The Government today confirmed its plans to replace the current state pension with a simple, flat rate system that would pay around £140 a week.
Chancellor George Osborne said the current system was "unbelievably complex", leaving many people unsure about how much they would receive from the state and whether savings they made would be clawed back through the loss of means-tested benefits.
The new system will provide a flat level of support, which is greater than the amount people currently receive through the basic state pension and means-tested pension credit.
It will still be based on contributions and will not cost more than the current system. The reforms will not apply to today's pensioners and are likely to take years to come into effect.
The Department for Work and Pensions will publish a Green Paper shortly, looking at the options for reform.
Work and Pensions Secretary Iain Duncan Smith signalled that the Government planned to reform the state pension earlier this month, when he said he wanted a system that was easy to understand and rewarded those who saved.
A move to a flat-rate system is likely to particularly benefit women, who often do not receive a full state pension as a result of taking time out of work to look after children.
It would also help people who currently qualify for the pension credit, but do not claim the money, either because they think the process is too complicated, or because they find it demeaning.
The case for reform has become particularly pressing ahead of moves to auto-enrol workers into company pension schemes from 2012.
The Government has been warned that if it does not simplify the system it could face a major mis-selling scandal in future years, when people who had saved only modest amounts found they would have been better off not to have bothered.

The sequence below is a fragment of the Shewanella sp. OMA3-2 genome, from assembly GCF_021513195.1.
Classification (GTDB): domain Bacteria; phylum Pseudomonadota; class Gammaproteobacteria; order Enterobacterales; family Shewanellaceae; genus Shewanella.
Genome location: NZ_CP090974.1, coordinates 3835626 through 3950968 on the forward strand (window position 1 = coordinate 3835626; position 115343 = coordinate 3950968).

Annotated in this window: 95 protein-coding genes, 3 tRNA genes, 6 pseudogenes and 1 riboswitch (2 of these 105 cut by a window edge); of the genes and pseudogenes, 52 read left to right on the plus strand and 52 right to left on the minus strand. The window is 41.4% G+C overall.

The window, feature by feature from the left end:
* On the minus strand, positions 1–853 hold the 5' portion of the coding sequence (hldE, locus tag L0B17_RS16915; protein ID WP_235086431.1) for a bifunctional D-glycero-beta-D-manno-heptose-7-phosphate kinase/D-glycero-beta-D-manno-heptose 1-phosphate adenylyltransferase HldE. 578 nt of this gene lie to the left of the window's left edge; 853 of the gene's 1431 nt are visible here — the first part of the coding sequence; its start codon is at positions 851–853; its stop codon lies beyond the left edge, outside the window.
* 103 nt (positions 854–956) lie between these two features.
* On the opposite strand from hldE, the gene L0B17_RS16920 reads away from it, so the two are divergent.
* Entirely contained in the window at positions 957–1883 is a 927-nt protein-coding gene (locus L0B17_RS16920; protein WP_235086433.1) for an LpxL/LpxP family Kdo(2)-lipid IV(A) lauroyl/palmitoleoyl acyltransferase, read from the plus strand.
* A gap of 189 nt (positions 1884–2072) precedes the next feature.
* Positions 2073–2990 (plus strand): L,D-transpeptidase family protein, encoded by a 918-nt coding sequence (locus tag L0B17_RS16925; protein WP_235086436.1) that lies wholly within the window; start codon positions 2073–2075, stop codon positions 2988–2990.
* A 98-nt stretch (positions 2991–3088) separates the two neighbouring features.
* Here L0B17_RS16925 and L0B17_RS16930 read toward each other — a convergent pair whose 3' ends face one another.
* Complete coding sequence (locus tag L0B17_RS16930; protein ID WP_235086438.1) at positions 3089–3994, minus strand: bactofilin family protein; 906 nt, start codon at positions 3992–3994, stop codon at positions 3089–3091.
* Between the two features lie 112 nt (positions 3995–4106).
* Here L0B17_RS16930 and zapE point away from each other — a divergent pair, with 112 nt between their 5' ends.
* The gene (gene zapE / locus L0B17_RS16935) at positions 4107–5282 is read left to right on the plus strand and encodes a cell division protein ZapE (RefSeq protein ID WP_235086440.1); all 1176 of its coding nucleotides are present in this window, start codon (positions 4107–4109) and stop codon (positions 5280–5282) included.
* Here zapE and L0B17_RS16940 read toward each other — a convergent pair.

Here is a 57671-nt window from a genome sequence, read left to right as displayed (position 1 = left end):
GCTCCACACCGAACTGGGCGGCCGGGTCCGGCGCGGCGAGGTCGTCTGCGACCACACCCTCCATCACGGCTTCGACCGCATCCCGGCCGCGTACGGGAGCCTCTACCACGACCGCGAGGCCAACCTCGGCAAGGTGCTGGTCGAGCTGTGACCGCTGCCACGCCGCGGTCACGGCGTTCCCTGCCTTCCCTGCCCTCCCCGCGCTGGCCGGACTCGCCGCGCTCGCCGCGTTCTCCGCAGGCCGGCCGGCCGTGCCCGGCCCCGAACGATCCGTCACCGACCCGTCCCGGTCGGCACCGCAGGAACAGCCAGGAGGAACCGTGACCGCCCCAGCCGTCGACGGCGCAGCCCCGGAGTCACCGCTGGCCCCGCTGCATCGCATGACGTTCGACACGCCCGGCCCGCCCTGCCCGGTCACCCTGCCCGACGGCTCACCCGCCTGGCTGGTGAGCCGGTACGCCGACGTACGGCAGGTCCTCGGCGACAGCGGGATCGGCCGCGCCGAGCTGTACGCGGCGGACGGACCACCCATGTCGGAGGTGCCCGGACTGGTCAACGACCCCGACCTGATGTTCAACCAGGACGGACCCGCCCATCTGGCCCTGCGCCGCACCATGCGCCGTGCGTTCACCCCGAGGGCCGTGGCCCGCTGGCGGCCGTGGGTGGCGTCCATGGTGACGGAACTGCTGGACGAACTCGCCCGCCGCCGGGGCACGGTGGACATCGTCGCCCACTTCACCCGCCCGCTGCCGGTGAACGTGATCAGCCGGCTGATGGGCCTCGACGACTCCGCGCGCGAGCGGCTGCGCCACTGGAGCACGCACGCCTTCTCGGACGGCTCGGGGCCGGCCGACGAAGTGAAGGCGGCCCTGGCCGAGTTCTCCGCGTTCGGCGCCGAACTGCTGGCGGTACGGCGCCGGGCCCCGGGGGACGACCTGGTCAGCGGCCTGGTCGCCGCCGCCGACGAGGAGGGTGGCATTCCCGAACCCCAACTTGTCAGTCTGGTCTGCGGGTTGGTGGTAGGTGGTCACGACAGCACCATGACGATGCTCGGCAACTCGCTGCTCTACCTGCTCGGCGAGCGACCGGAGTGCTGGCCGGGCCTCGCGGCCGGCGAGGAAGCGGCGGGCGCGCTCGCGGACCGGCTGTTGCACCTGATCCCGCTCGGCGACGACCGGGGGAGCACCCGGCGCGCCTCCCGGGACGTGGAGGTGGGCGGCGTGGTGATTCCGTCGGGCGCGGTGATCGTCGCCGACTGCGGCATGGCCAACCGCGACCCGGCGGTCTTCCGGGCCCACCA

Joanne Segars, chief executive of the National Association of Pension Funds, welcomed the move.
She said: "This is a turning point for pensions in the UK. Over half a million new pensioners a year will get a simpler and more generous state pension, and reliance on means-tested benefits will be slashed.
"For too long we have put up with one of the most complicated and meanest state pensions in Europe.
"This reform provides a clearer foundation for saving for old age. For the first time in a generation, people will know that it pays to save."
Helen White, acting director of life and savings at the Association of British Insurers, said: "The announcement to establish a flat-rate payment is an important move towards a simpler and more understandable pension system.
"It will help people plan for their retirement, stop people falling into the means-testing trap and ensure that it always pays to save."
But shadow pensions minister Rachel Reeves said: "Yet again the Government have announced a flat-rate pension with no details at all.
"While we continue to support the simplification of the state pension system, the Chancellor's statement is just another promise of 'jam tomorrow' that does nothing for pensioners today."
The Chancellor also announced plans to look at automatically increasing the age at which people can start drawing their state pension in line with rises to life expectancy, to ensure the cost of people living longer is shared more fairly between the generations.
Mr Osborne also said the Government accepted former Labour Minster Lord Hutton's proposals to reform public sector pensions as a basis for consultation with workers and the unions.
The proposals include moving workers off final salary pensions onto ones based on average earnings during their career, and increasing the normal pension age to be the same as the state pension age.
Mr Osborne added that similar changes should be made to MPs' pensions.